Automated Attacks on Compression-Based Classifiers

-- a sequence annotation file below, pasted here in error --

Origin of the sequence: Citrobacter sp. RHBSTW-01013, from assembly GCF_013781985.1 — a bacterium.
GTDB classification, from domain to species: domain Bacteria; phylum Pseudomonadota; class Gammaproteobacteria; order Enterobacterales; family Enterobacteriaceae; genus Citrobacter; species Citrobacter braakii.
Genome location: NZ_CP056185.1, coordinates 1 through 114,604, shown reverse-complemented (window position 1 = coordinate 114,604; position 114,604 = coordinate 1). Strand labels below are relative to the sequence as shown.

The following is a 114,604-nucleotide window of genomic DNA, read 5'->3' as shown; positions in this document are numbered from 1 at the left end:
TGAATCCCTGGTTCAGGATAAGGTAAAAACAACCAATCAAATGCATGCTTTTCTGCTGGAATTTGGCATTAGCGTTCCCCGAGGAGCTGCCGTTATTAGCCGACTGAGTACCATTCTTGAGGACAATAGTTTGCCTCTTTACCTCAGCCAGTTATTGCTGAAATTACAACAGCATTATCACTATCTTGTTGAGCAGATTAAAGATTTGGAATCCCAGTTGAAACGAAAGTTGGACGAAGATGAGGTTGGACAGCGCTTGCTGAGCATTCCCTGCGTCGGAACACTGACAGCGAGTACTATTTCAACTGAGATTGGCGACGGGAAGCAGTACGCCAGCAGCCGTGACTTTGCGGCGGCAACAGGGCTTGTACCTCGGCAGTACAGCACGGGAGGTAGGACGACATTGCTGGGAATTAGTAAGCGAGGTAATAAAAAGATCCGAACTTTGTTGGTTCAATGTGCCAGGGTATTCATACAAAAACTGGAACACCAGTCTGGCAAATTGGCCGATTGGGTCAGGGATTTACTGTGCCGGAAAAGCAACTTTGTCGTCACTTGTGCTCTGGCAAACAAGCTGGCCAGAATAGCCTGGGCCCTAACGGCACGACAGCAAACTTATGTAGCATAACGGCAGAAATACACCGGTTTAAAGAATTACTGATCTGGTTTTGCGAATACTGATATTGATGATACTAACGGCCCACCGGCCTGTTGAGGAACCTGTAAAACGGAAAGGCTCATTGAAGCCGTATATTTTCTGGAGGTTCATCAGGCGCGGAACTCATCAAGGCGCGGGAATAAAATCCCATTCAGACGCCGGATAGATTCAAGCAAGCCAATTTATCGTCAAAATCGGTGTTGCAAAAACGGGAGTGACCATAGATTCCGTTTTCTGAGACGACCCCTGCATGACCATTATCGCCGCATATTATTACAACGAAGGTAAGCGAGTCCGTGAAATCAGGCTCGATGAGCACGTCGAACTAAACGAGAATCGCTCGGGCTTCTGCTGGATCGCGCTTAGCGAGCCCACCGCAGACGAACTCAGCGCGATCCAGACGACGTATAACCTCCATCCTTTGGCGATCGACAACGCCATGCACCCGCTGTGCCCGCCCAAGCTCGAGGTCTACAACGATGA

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Methods of compression-based text classification have proven their usefulness for various applications. However, in some classification problems, such as spam filtering, a classifier confronts one or many adversaries willing to induce errors in the classifier's judgment on certain kinds of input. In this thesis, we consider the problem of finding thrifty strategies for character-based text modification that allow an adversary to revert classifier's verdict on a given family of input texts. We propose three statistical statements of the problem that can be used by an attacker to obtain transformation models which are optimal in some sense. Evaluating these three techniques on a realistic spam corpus, we find that an adversary can transform a spam message (detectable as such by an entropy-based text classifier) into a legitimate one by generating and appending, in some cases, as few additional characters as 20% of the original length of the message.